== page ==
During the two-hour session, one of the participants will bring a 3-minute piece of spoken interaction and its detailed transcription. After 10 minutes of listening to the excerpt, and 20 minutes self-study of the transcript, the group will engage in a discussion of all the possible interpretations of whatever is happening and is meaningful in the excerpt. In the discussion, we will ground our claims in the fine detail of conversation. The data bringer will remain silent during that discussion. After the discussion, the ‘data bringer’ reflects on the groups discussion and brings in her/his research hypotheses and interpretations.
The aims of this two-hour workshop are fourfold. First, to share and develop methods of interpretation while analysing a piece of data collaboratively. Secondly, to take our time to analyse a small fragment of conversation in small detail. Thirdly, to figure out if and how we can theorise memory ‘upwards’ by looking into those fine details of human interaction. And finally, by focusing only on the text, we will be able to reflect on how much, and which, context(s) we need to make sense of what our participants find meaningful.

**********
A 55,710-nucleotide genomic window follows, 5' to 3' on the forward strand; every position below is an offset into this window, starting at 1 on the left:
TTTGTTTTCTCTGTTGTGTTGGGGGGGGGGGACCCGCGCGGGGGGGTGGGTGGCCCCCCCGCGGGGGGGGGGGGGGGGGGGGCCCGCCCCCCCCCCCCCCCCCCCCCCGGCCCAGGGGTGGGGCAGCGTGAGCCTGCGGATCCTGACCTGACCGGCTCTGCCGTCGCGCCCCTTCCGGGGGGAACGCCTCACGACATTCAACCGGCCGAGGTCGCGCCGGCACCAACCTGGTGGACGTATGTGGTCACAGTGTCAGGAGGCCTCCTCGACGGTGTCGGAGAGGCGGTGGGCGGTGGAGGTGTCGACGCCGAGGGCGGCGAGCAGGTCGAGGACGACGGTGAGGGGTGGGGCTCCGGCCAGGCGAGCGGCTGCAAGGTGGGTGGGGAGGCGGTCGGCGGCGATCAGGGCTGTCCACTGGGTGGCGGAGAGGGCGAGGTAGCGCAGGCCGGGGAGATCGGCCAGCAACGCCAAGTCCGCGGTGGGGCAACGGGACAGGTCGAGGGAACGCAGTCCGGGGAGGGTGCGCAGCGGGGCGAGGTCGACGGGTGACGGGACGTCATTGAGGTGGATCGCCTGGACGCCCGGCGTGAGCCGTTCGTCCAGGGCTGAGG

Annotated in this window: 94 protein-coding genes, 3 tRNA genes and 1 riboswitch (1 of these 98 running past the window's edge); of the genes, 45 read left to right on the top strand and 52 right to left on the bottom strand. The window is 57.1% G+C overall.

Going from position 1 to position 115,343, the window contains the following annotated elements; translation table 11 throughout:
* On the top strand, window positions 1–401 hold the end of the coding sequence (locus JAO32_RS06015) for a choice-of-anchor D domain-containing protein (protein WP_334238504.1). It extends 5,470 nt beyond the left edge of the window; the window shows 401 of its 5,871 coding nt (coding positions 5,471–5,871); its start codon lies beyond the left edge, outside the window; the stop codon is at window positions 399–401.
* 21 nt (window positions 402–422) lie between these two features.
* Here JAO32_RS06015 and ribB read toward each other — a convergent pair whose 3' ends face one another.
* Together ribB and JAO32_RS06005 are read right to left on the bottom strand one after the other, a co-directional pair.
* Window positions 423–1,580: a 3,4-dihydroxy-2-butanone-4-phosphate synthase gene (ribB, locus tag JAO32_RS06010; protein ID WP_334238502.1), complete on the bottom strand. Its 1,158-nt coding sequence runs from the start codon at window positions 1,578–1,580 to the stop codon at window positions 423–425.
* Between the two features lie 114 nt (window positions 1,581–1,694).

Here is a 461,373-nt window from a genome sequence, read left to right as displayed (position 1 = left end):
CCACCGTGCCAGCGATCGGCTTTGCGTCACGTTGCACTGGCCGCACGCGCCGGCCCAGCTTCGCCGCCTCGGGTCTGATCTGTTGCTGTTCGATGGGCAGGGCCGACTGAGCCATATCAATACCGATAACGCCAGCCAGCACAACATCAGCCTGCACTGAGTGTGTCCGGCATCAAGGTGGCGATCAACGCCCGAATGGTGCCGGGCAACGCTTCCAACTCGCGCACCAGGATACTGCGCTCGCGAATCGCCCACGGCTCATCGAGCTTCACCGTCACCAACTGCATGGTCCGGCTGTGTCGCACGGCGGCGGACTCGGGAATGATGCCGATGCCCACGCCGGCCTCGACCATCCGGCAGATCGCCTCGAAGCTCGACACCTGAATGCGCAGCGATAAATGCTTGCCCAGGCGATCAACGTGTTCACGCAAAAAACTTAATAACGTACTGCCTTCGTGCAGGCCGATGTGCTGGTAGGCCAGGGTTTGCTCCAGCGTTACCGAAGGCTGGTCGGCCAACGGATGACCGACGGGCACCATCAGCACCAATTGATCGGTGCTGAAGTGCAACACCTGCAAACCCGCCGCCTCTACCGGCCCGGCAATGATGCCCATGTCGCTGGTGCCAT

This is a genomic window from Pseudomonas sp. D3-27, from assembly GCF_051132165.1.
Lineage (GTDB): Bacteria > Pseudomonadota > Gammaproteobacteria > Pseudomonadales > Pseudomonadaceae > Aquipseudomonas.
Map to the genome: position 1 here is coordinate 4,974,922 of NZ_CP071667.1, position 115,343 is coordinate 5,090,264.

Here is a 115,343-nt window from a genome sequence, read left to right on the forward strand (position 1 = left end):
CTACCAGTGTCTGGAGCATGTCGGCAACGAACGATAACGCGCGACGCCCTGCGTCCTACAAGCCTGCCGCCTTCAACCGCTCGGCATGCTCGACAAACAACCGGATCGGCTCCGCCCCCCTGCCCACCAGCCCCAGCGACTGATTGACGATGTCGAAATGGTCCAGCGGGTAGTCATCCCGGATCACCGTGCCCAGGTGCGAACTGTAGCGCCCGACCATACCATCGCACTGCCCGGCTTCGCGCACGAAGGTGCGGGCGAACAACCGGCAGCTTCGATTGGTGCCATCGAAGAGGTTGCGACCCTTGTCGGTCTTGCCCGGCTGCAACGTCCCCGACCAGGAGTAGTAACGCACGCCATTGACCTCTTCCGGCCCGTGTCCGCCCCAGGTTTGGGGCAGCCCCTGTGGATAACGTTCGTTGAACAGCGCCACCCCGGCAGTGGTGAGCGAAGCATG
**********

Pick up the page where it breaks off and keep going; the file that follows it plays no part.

Thomas Van de Putte is a Postdoctoral Research Fellow at the University of Trento. He works on the intersections of cultural sociology, sociolinguistics and cultural studies. Thomas earned his PhD from King’s College London in 2020, with an ethnography of the inhabitants of the contemporary town of Auschwitz/Oświęcim, in Poland. His first monograph, Contemporary Auschwitz/Oświęcim: An Interactional,Synchronic Approach to Collective Memory, is published by Routledge.